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What’s good for farmers is good for food and vice versa
Created on 11/5/2020 1:36:28 PM

Written by Michael Graydon, CEO of Food, Health & Consumer Products of Canada
Published on October 7, 2020

This week, as Ontario celebrates Agriculture week, Food, Health & Consumer Products of Canada (FHCP) celebrates the connections between the hard-working farmers who grow Canada’s agricultural riches and the nation’s largest manufacturing workforce, who transform farmers’ crops into the food Canadians rely on every day.  

At FHCP, we know that what is good for farmers is good for food, and vice versa. It’s only fitting that as home to a proud farming tradition and more than 70,000 farmers, Ontario is also one of North America’s most significant hubs for food processing. The province is home to nearly 3,000 food and beverage processing facilities, and nearly 115,000 Ontarians work in the sector. Ontario sells more than $32 billion a year in food alone, according to the province’s Ministry of Agriculture, Food, and Rural Affairs.

In many ways, food processing serves as a bridge between urban and rural communities in Ontario and across Canada, providing stable, lucrative markets at home and abroad for Canadian farmers. Canadian food processors buy 65 percent of farmers’ output in Ontario alone, adding value here at home and producing high-quality Canadian goods that are in high demand by consumers at home and overseas.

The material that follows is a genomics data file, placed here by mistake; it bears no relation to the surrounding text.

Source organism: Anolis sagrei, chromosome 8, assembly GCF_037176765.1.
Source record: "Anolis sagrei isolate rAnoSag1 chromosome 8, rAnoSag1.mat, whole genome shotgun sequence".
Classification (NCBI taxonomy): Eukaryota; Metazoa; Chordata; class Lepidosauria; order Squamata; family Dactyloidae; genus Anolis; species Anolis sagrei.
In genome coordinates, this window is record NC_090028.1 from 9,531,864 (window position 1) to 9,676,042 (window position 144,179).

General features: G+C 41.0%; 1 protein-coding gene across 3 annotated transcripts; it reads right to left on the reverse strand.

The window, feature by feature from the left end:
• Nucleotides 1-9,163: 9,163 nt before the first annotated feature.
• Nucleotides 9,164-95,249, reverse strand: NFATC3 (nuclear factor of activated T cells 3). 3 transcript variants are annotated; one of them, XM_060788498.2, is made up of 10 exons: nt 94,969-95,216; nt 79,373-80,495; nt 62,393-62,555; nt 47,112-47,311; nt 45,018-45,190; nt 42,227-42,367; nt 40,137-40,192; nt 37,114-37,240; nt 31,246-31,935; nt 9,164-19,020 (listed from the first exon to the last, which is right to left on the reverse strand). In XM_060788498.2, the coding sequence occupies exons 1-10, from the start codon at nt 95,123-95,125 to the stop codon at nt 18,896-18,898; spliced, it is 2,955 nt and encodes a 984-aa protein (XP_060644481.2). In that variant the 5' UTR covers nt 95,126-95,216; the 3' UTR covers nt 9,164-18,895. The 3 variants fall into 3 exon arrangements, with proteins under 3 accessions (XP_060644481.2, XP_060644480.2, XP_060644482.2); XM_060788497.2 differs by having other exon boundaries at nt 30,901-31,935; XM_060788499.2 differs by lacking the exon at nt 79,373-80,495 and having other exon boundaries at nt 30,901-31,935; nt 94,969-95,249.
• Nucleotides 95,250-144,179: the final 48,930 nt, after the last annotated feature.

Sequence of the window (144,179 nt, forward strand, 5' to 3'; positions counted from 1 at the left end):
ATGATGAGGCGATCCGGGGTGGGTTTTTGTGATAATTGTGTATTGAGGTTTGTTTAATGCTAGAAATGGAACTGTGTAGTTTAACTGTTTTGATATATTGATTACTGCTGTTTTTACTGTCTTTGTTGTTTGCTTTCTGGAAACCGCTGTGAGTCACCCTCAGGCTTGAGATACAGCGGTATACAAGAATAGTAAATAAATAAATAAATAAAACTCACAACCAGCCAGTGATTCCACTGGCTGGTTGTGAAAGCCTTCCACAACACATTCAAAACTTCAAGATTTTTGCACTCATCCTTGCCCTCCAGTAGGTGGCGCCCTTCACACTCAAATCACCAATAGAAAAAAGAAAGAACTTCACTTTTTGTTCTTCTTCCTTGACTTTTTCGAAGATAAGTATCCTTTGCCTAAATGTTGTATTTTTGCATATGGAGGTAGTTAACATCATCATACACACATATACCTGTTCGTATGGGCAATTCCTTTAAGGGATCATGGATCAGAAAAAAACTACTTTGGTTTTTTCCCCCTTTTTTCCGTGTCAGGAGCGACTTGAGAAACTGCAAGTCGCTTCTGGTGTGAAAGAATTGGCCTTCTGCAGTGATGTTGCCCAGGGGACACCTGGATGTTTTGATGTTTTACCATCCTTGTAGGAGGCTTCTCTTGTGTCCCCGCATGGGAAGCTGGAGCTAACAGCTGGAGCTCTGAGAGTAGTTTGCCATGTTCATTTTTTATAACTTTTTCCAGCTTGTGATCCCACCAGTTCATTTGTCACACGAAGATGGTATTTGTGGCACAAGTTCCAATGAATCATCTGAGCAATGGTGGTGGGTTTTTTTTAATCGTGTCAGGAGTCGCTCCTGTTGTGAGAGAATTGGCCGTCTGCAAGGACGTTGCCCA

The importance of a secure, stable, resilient food supply has never been more visible or more widely understood as it is now, in the ongoing COVID-19 pandemic. The entire agri-food community is critical not only to feeding and caring for Canadians but also to powering Canada’s economy and our post-COVID recovery.  

That’s why it is critical that Ontario and all provinces, along with the federal government, ensure our farmers and food processing sector can reach our full potential. The more we strengthen our food processing sector and supply chain, the more value we can keep at home and the more jobs we can create. Canada has untapped capacity and is losing opportunities to invest in expanding food processing. For example, we have 34 times more farmland than the Netherlands, yet we export only half as much value-added food. 

As we look ahead to future Agriculture Weeks, let’s make sure Canada strengthens food processing, increases high-value production, and benefits from the new jobs and innovation our sector can bring. Together we can keep more “Grown in Canada” ingredients producing “Made in Canada” food and supporting all of us here at home. 

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